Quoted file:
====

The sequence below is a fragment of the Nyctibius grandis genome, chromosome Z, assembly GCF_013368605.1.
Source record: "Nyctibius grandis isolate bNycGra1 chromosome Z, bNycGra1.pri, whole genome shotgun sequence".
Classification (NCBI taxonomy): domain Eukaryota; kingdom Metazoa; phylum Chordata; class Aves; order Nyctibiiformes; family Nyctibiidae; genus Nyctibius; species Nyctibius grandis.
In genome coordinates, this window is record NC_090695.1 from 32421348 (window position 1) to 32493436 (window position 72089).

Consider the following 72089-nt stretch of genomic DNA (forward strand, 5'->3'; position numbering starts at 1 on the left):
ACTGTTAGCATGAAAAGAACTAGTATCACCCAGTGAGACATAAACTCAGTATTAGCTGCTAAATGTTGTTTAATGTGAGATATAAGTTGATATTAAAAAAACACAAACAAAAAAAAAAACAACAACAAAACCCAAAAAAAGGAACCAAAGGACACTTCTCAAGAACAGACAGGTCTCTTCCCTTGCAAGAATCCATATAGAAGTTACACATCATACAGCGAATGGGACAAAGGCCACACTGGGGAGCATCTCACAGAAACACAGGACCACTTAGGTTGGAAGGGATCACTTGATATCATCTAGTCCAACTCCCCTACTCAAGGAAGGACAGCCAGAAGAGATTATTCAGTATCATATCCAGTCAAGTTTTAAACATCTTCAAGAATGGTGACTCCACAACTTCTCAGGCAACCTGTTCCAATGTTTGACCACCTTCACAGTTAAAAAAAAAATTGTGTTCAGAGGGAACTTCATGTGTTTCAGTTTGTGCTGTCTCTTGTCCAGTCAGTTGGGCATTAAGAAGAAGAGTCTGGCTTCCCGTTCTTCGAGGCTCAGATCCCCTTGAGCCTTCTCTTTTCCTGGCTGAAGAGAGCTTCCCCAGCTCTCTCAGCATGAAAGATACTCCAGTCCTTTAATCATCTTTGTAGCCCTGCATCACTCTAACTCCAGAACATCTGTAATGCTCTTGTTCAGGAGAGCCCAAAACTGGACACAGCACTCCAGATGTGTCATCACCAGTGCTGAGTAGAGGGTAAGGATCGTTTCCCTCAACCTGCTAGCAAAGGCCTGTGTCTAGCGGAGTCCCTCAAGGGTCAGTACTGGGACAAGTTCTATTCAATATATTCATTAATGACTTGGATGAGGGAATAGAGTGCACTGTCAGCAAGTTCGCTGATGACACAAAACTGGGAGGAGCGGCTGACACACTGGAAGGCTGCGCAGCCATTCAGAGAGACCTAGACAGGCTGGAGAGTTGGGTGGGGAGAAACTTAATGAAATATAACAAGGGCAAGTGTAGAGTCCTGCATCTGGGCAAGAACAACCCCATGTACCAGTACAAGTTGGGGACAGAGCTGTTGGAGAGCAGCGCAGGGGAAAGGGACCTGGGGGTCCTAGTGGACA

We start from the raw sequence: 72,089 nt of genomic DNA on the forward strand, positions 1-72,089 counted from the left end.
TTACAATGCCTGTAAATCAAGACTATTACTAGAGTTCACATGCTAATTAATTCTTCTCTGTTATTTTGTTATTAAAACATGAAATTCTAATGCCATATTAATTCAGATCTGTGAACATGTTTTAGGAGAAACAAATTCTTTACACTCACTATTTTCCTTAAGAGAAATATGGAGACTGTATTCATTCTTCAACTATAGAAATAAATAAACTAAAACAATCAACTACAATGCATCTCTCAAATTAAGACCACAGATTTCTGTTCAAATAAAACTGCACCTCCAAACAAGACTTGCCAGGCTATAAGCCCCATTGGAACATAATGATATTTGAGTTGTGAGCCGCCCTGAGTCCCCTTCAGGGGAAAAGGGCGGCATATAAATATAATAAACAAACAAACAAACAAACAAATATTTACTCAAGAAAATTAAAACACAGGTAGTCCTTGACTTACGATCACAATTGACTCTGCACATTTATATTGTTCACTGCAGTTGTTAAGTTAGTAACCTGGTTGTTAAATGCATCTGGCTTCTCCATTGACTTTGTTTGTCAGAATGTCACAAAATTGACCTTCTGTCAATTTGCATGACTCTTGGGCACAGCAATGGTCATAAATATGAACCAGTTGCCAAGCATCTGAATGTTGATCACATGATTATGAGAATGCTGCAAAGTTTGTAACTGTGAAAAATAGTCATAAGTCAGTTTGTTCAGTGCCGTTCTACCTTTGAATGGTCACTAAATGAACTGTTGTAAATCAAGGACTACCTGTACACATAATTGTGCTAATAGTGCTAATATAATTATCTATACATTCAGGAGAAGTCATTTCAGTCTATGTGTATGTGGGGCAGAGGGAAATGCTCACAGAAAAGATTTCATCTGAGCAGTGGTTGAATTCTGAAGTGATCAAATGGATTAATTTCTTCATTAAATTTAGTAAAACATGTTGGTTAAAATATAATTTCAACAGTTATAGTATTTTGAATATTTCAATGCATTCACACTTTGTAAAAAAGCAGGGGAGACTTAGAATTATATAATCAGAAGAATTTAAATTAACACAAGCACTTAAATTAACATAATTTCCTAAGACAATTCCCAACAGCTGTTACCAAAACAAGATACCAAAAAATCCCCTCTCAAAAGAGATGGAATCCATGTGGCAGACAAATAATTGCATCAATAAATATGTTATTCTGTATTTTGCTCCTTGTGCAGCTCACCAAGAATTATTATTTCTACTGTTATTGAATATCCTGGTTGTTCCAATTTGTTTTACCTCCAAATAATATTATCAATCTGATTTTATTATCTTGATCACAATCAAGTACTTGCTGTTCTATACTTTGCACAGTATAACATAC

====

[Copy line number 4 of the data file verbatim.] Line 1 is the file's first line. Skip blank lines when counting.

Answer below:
In genome coordinates, this window is record NC_090695.1 from 32421348 (window position 1) to 32493436 (window position 72089).